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Comment: Re:Licenses sold... (Score 1) 536

by cshirky (#43659675) Attached to: Microsoft Prepares Rethink On Windows 8

Ok, so let's see, that's 99,999,999 licenses then...

You could add up all the Ubuntu-wielding moms in the world, along with all the Ubuntu-wielding offspring, and it won't move that needle in the slightest.

I use Mac, Ubuntu, and ChromeOS, so no love for Microsoft here, but this belief that somehow Linux marks any kind of threat to MS on the desktop or laptop is silly. Most of the world runs Windows on those machines, and always will.

The thing that will shift that is not your mom, or even your mom times 1 million. The thing that will shift that is the move away from those devices, to Android. But Microsoft will still see incredible income from Windows during that shift.

Comment: Re:Good Kids (Score 1) 454

by cshirky (#41022199) Attached to: Ask Slashdot: How To Best Setup a School Internet Filter?

It's worth noting that there's not a psychologist in the world that would agree with this assessment. People aren't 'good' or 'bad' like there some global variable that's been set. Behavior varies by circumstance; many of those girls who were 'good' in circumstances where they were being observed were doubtless 'bad' when they were alone, or only with peers.

It only takes one "Two Girls One Cup" to upset someone, especially a child, and the blithe assumption that 'Good kids will know to do the right thing, and all our girls are good' sounds like a flavor of the No true Scotsman... fallacy, and one that allows her to equate "No one has come to me" with "There is no problem here."

Comment: Re:So, let them die. (Score 5, Insightful) 200

by cshirky (#39177681) Attached to: Reasons Behind the Demise of Kodak

But this assumes that the natural lifespan of a company is infinite. What I think Geoffrey is saying is that when Kodak went out of business, the answer to "what exactly went wrong?" is that nothing went wrong.

Here's an analogy: Imagine I offered you one of two things: 200 millions tons of granite rubble, or a cathedral. Which would you pick?

The cathedral is the obvious choice -- the stone in its raw state is fairly dull, while a cathedral is a spectacular work of architecture, the fruit of countless hours of skilled human effort. The cathedral has value right now, while the rubble isn't good for much without an enormous amount of additional labor.

What if labor was part of the equation, though? What if I gave you a choice between the beautiful cathedral and the chaotic rubble, with the stipulation that, after you chose, it was your job to build a bridge.

Now you want the rubble. Though the cathedral and the rubble are made up of about the same amount of stone, building the bridge out of the rubble will consume all the energy required to build a bridge, but building the bridge out of the cathedral will require all the energy needed to build a bridge plus all the energy required to dismantle the cathedral. For some tasks, it's simpler to start with raw material than with a beautiful structure that has to be dramatically altered to serve your purpose.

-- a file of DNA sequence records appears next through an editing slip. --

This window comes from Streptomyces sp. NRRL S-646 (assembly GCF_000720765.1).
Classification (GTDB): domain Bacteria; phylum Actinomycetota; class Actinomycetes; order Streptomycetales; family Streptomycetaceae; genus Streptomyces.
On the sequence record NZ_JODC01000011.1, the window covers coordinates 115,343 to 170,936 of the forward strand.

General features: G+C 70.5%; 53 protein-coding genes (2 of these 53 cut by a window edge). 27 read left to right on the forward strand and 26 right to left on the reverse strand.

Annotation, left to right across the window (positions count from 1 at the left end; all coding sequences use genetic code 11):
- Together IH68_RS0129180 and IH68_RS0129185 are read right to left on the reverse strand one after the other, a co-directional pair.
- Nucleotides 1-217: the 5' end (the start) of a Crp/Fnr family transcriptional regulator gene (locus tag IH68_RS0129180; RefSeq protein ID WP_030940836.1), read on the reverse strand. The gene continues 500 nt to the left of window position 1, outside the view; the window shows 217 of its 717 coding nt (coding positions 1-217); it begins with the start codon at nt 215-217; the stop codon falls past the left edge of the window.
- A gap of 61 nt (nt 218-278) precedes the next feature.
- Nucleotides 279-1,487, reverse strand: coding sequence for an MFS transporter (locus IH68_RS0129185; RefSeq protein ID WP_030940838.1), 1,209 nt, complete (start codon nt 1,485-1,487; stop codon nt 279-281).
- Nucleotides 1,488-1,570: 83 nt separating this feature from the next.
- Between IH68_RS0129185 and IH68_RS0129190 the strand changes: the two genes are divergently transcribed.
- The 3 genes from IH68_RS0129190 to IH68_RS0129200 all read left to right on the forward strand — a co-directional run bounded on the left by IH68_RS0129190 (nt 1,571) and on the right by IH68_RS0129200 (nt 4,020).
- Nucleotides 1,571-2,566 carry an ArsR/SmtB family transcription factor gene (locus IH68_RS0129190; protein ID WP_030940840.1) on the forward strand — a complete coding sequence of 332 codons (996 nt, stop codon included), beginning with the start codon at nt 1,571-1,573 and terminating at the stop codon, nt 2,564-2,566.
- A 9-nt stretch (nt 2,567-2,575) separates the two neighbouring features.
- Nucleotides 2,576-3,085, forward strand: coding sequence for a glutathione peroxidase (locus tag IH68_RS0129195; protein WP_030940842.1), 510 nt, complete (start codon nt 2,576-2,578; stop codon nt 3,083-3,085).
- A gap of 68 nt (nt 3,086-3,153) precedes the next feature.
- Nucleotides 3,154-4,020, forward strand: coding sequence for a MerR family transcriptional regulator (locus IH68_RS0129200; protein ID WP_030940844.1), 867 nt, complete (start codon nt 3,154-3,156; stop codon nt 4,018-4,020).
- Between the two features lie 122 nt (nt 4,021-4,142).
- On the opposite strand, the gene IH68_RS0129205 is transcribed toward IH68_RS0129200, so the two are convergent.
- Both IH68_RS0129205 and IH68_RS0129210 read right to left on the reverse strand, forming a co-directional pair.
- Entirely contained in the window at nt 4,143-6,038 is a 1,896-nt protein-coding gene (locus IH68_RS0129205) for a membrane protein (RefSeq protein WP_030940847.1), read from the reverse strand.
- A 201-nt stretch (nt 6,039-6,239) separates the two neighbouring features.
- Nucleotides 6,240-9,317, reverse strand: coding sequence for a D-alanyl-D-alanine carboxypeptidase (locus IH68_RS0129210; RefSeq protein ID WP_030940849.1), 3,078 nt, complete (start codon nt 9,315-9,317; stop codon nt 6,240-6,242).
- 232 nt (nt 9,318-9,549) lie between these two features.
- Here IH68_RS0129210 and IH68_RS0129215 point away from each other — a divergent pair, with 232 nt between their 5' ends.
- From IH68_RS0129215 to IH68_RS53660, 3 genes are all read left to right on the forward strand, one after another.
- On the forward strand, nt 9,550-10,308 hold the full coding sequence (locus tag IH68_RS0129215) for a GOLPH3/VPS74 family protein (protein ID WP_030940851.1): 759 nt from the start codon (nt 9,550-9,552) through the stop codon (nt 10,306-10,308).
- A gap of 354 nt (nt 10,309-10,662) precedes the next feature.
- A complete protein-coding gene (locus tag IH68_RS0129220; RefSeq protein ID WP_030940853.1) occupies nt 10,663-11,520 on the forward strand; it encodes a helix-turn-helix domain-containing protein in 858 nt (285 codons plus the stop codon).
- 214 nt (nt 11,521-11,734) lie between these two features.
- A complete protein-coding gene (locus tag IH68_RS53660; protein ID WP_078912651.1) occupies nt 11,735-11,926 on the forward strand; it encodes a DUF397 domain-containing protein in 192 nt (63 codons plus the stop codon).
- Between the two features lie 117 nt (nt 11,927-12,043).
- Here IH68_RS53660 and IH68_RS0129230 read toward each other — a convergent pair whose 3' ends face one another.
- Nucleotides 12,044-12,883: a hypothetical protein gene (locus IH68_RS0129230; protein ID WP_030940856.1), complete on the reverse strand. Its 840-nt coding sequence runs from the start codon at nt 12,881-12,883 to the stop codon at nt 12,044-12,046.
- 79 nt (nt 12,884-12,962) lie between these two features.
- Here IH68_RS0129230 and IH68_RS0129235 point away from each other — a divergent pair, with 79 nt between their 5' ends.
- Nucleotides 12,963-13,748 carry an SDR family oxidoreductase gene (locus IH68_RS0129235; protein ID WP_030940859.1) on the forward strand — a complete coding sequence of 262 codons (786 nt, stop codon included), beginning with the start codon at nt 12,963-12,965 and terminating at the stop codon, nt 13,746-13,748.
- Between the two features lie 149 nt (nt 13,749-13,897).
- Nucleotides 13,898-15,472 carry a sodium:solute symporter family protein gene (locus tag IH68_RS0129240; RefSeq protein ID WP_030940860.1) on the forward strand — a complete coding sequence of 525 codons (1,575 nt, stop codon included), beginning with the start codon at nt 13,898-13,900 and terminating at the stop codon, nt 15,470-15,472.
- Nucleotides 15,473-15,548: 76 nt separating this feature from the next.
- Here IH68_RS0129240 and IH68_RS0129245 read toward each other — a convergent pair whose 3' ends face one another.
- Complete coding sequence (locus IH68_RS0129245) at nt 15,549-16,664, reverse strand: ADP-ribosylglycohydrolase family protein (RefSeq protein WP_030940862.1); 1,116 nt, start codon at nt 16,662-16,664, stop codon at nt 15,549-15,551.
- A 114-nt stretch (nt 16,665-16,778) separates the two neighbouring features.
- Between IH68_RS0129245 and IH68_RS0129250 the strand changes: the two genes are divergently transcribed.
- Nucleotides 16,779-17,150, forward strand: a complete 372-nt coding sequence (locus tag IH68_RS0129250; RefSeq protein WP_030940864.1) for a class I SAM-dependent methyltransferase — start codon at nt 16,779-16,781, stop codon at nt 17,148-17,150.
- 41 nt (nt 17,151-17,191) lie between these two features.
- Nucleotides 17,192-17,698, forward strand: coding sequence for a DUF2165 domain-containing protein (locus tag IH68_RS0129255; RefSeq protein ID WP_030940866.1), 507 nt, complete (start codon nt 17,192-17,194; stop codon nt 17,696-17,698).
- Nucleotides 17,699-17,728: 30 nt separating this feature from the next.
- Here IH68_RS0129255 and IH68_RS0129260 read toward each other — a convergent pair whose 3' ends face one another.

Now imagine I offered you one of two things: You have to build a digital photography business, and you can start with Sony, or Kodak. Which would you choose?

The problem Kodak faced wasn't that they couldn't have become a digital photography business. The problem Kodak faced was that the digital business was so different from what they are good at that the restructuring costs were crippling, *precisely because they were perfectly adapted to the previous era.*

Software

+ - The Music Customer as Store

Submitted by
Manifest
Manifest writes "Researchers in the group of Andrew Tanenbaum at Vrije Universiteit, Amsterdam, have released the source code (BSD license) of a prototype implementation of a system, named 'DRM Paradiso', which allows consumers to buy music (or other digital content) along with the right to resell it to their friends a limited number of times without having to contact the online music store. The system allows the content owner to specify the resale rules and the system enforces these rules. They have implemented the system using Neuros OSD developer boards after adding wireless support to it. Eat that, Zune!"
PC Games (Games)

+ - Copyright Gone Awry in Second Life

Submitted by
An anonymous reader writes "Someone has created a tool to copy in-game creations of other users of Second Life. For those not in the know, many artists make real money selling their in-game creations in Second Life. CopyBot, created by the group LibSL, allows any user to copy anything and everything in Second Life. This has very significant implications for the content creators worrying about their business, as another user could copy their work and sell it themselves. If left unchecked the Second Life economy might come crashing down as copies of everything float around.
There seems to be quite a bit of talk in SL blogs, but I couldn't find any 'real' news source.
http://blog.secondlife.com/2006/11/13/copyrights-a nd-content-creation-in-second-life/#more-511
http://www.secondlifeherald.com/slh/2006/11/bots_b ack_in_th.html
http://www.secondlifeherald.com/slh/2006/11/clones _pwnd.html"

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